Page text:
Apple Chases Microsoft Office When It Should Be Disrupting It

At Apple's big unveiling for the new iPads yesterday, it made a lot of noise about giving away its iWork office productivity suite in a bid to unseat Microsoft Office. This led the New York Times today to boldly declare:

"Apple Targets Microsoft Office With Free Apps"

I hope not.

After all, it's a losing proposition. Just ask the folks behind OpenOffice or LibreOffice. Despite years of raging against the Office machine, they've actually gone backwards, according to a new Forrester survey. In 2011 some 11% of enterprises surveyed were experimenting with non-Microsoft alternatives to Office. But in 2013, that number is down to 5%. 

Or ask Apple, for that matter. Its iWork suite is a rounding error in the office productivity suite market.

For years various companies and communities have targeted Microsoft's multi-billion dollar cash cow, with a wide array of strategies. All have failed.

Completely.

Chasing The Wrong Dream

In part, this failure stems from a few simple facts: Microsoft Office works, it's the standard and its cost is low enough that experimenting with alternatives is rarely worth the risk.

But there's a bigger issue at stake, and that is that the office productivity suite is a relic, one with decreasing relevance in an increasingly mobile world, tied together by the Web. In my company, we use Google Docs much (much) more often than Microsoft Office. Office is there for PowerPoint presentations and little else.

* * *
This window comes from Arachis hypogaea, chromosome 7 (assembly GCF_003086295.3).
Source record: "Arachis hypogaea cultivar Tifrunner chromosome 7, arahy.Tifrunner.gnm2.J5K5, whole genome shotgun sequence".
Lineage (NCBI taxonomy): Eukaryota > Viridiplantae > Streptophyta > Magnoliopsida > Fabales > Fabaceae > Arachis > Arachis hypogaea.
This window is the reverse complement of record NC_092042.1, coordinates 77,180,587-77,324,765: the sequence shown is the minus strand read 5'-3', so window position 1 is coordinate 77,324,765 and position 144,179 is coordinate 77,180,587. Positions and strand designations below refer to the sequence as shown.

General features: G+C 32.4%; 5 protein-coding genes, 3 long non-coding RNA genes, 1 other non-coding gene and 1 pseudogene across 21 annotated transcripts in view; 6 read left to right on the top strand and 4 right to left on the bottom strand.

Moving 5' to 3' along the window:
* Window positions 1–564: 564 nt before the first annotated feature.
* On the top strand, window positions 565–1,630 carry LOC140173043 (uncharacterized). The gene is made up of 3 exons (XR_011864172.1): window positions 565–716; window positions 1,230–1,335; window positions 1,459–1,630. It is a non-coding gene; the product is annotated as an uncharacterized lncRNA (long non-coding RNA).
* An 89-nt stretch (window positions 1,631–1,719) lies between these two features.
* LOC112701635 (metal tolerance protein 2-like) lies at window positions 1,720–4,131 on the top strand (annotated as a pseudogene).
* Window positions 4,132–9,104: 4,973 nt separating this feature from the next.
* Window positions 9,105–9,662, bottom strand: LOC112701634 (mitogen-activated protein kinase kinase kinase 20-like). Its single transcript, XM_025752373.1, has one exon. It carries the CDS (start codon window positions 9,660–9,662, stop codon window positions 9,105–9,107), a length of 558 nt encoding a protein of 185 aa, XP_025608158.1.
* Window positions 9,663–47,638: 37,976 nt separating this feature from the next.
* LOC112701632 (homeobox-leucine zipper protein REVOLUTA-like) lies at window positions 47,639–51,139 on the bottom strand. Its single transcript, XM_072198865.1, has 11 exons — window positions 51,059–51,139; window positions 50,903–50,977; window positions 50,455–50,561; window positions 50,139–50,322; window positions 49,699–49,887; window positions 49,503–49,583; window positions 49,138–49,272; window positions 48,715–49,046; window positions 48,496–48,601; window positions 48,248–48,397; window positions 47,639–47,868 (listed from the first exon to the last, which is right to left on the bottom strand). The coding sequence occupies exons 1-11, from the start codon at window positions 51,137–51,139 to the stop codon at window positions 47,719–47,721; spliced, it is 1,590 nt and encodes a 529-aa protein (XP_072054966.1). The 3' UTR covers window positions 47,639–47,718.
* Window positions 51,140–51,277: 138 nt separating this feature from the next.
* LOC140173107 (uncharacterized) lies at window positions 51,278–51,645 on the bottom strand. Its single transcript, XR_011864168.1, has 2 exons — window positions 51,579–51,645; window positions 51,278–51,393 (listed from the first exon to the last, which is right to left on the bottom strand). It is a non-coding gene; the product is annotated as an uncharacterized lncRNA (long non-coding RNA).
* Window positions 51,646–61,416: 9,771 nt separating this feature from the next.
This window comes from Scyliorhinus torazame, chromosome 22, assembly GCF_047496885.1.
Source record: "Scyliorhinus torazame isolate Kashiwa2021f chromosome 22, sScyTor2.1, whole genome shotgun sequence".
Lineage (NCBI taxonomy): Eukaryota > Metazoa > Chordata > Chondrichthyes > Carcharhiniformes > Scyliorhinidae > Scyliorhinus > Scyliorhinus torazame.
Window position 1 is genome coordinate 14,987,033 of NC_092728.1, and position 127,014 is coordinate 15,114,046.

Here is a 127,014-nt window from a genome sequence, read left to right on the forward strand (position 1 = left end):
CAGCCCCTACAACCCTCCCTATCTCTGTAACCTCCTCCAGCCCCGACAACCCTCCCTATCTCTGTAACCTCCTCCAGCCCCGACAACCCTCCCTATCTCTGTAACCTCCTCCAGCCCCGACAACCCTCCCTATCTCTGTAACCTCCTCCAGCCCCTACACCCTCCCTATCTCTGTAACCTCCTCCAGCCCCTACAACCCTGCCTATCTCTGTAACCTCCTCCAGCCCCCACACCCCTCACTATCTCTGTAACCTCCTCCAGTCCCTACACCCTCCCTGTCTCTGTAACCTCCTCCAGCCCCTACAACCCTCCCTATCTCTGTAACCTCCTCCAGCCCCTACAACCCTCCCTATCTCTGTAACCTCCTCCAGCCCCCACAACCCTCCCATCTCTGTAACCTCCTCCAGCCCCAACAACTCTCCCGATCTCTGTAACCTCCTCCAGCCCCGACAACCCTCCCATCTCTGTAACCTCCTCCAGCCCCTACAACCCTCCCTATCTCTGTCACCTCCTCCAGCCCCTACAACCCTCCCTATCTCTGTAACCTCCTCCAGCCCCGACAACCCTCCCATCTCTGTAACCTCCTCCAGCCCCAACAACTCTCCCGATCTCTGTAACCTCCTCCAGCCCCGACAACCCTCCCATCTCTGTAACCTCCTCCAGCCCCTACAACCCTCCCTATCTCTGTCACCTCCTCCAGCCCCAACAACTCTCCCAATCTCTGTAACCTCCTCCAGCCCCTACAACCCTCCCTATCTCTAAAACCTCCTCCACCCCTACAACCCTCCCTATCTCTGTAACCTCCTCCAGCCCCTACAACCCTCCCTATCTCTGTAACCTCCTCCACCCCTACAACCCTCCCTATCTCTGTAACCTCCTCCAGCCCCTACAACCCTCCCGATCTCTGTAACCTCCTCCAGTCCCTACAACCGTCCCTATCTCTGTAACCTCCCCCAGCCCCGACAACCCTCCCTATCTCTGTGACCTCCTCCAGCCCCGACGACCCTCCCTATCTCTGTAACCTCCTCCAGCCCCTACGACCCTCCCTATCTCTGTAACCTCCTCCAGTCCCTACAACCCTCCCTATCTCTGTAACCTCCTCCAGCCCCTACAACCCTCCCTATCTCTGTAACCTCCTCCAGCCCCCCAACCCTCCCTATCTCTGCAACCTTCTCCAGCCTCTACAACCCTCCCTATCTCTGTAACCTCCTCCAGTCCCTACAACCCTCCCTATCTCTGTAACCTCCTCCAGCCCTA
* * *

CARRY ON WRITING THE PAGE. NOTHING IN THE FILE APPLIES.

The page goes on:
Sure, contracts (Legal) are done in Word and a few people in Finance depend upon Excel. But they're the exception. The rule is that documents live in the cloud, available to all at any time and whatever their device.

Apple Isn't The Right Company To Tackle Office

Perhaps this is Apple's grand vision: to make its sleek but underpowered iWork suite a true cloud native. Perhaps.

But Apple's track record with the cloud is not great, and there's no sign that its "hardware-centric DNA" has changed.

As such, even if Apple completely nails the office productivity experience—and my own exposure with iWork suggests that it's a long, long way off—it will only have succeeded in creating a slick solution to yesterday's problems. Meanwhile, the world has moved on with productivity, living in the cloud or being redefined completely as email, web applications, etc. And so long as Apple follows Microsoft's lead, it will be forced to struggle with 100% file-format fidelity to Office formats.

Good luck with that.

Apple Is The Right Company To Change The Office Paradigm

The irony is that Apple is in pole position to lead a move away from the staid office productivity suite. Its personal productivity suite, including iMovie and iPhoto, is generally fantastic, and suggests a different slant on the boring "I want to create a document" mentality that pervades Office.

Apple should play to its strengths, giving us more tools for capturing and broadcasting our personal lives. As such, I'd rather see it buy Twitter than build iWork. The future is not typing up a document on one's computer, but rather communicating information across social and other media. It's about messaging, in other words. That's the new productivity suite.

Apple is a company helping shape tomorrow. It needn't mire itself in a Quixotic battle to put a pretty face on yesterday's office productivity suite.